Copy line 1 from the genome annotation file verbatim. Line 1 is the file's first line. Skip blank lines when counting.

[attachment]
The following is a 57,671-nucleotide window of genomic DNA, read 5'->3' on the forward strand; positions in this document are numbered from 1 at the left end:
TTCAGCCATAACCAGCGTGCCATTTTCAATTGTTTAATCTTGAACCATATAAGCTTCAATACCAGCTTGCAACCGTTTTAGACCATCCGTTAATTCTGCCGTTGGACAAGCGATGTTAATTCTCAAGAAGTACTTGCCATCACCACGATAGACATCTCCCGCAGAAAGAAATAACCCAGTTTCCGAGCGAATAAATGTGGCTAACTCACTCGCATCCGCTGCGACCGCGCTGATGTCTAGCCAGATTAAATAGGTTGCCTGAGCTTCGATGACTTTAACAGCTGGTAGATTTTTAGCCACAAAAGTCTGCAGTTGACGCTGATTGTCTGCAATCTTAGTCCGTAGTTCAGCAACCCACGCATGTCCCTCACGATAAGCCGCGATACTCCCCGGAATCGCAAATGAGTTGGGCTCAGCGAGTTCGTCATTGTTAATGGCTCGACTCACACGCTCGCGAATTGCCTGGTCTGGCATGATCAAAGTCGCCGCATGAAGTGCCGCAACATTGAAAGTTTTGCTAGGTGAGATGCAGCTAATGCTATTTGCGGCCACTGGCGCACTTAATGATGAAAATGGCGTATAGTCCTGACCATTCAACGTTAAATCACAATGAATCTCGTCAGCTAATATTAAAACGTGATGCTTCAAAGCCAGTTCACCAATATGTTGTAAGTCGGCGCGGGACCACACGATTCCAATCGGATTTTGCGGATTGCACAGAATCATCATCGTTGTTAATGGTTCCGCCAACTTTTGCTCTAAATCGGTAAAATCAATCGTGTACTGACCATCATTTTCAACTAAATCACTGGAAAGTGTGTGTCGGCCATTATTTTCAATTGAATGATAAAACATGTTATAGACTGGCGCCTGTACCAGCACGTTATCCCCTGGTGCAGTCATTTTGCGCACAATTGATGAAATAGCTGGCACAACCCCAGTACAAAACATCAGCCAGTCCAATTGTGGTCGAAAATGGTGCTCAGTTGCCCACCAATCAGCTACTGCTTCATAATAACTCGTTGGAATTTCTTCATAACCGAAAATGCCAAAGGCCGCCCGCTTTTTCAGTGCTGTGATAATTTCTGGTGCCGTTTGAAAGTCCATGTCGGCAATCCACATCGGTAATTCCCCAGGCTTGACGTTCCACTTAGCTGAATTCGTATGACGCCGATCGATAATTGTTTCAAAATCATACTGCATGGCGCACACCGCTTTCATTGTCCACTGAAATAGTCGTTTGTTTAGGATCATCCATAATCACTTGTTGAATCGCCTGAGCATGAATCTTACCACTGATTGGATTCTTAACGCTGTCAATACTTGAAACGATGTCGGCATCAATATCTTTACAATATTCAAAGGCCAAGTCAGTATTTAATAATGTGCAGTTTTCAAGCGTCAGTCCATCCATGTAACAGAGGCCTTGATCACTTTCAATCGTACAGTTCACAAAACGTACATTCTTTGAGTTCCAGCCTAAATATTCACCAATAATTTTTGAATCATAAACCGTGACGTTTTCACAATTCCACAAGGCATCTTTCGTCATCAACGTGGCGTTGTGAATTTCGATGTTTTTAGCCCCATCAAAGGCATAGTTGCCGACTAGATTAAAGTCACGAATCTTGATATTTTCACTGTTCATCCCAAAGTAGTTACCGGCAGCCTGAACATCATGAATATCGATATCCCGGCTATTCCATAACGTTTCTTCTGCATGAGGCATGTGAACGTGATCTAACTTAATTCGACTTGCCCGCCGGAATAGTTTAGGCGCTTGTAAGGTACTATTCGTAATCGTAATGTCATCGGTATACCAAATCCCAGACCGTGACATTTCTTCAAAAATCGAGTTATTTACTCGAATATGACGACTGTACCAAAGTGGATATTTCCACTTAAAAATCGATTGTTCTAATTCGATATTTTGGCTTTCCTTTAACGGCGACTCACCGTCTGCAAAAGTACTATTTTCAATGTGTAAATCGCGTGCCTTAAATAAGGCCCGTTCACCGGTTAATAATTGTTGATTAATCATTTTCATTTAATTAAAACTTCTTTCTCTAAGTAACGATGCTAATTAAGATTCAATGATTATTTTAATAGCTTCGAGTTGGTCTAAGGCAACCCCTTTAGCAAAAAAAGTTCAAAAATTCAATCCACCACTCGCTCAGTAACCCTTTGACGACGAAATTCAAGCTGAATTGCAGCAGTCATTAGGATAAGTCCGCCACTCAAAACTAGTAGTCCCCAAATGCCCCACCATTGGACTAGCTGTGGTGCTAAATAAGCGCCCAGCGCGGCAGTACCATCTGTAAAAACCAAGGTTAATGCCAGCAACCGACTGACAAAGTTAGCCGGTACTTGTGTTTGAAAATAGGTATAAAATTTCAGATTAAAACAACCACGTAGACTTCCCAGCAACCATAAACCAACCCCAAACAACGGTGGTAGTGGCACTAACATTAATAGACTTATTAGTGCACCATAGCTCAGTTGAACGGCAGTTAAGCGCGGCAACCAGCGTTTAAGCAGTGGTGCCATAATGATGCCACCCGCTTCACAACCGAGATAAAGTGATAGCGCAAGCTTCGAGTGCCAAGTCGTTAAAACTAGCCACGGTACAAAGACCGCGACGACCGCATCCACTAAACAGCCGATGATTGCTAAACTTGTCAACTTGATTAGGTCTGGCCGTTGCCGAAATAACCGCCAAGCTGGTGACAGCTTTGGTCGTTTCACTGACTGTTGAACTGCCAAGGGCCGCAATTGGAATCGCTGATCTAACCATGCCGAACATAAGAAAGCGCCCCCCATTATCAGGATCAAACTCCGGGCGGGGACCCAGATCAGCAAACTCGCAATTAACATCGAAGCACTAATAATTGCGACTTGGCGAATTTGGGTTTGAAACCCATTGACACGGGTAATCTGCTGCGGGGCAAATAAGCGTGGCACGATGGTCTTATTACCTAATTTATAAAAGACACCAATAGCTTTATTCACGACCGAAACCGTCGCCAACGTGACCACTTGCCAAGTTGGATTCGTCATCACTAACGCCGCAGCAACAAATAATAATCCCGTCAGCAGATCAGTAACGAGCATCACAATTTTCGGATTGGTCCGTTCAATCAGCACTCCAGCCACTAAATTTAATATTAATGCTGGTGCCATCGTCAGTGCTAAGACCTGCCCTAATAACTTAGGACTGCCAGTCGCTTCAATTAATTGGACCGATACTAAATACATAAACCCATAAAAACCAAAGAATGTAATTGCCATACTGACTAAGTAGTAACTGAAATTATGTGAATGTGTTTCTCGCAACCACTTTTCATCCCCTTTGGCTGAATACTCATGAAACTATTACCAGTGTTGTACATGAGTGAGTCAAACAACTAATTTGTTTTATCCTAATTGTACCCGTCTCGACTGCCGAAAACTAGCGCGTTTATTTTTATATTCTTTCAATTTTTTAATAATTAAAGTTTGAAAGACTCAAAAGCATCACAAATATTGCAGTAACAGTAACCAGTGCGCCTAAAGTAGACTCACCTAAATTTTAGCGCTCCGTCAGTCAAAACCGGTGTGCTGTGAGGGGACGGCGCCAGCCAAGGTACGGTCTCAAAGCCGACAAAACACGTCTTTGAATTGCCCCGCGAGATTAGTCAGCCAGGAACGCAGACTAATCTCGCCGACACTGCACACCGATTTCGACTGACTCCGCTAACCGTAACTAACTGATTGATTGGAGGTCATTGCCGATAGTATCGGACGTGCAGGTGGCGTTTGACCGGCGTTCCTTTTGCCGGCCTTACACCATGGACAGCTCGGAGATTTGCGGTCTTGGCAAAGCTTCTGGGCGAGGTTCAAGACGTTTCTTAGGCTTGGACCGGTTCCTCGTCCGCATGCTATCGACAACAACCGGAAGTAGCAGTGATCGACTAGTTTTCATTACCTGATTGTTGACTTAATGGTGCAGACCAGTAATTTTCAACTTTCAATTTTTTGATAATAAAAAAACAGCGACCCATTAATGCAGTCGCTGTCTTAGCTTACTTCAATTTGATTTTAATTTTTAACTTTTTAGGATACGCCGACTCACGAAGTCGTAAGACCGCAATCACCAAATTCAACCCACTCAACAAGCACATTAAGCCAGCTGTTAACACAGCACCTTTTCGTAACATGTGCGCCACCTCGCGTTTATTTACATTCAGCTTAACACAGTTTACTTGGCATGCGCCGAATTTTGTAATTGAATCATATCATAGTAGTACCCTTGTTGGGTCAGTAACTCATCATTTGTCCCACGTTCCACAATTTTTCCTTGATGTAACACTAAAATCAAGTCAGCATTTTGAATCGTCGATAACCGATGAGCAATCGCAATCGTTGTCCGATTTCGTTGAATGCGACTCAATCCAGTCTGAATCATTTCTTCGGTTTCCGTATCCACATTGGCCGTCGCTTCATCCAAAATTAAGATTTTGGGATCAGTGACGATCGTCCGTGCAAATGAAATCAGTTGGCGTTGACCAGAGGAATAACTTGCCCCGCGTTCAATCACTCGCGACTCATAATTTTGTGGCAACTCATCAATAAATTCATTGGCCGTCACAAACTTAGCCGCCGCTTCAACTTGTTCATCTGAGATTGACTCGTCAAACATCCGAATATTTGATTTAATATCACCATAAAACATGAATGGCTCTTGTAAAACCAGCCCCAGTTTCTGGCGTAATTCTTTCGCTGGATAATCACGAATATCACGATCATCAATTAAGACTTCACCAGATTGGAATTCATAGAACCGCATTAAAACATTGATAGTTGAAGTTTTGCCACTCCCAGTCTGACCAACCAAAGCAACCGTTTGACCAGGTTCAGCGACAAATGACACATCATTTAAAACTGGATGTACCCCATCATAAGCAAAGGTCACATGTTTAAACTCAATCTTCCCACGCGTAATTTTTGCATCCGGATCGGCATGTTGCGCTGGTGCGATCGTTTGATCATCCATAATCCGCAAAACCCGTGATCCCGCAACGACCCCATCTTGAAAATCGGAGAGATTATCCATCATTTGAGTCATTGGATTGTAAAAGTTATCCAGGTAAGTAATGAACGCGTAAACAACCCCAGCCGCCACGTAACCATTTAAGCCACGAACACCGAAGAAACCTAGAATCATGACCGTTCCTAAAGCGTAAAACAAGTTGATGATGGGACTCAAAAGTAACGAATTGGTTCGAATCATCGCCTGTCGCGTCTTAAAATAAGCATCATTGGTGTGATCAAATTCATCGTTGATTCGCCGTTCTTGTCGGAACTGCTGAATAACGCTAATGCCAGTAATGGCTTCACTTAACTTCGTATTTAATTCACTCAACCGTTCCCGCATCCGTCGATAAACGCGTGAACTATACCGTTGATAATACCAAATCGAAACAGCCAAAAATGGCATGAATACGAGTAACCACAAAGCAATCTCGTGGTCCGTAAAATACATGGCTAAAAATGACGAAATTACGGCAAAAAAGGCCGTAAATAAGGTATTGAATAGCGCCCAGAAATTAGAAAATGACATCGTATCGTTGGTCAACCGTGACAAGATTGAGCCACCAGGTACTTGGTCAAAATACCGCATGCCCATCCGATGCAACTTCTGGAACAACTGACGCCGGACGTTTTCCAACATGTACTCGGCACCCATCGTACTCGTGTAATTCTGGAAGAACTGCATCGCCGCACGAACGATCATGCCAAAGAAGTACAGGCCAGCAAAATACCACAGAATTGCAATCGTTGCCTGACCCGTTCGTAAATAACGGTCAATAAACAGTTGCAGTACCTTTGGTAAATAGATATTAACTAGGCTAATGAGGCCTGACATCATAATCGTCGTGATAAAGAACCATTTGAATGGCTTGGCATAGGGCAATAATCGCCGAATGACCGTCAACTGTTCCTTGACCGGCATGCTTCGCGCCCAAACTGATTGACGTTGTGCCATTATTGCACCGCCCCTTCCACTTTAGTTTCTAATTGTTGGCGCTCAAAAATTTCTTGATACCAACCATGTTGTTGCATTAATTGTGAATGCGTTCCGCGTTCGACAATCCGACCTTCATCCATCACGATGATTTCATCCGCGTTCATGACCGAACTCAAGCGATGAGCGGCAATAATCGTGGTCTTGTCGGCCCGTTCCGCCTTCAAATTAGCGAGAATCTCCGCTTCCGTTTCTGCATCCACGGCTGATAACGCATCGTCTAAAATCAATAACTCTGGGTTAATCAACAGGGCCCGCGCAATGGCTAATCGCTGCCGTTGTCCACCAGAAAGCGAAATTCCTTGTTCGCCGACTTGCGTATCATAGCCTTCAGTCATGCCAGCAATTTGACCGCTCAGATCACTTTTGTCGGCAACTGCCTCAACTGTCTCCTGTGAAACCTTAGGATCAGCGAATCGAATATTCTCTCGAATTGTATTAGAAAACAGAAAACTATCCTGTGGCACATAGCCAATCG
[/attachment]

The following is a 57,671-nucleotide window of genomic DNA, read 5'->3' on the forward strand; positions in this document are numbered from 1 at the left end: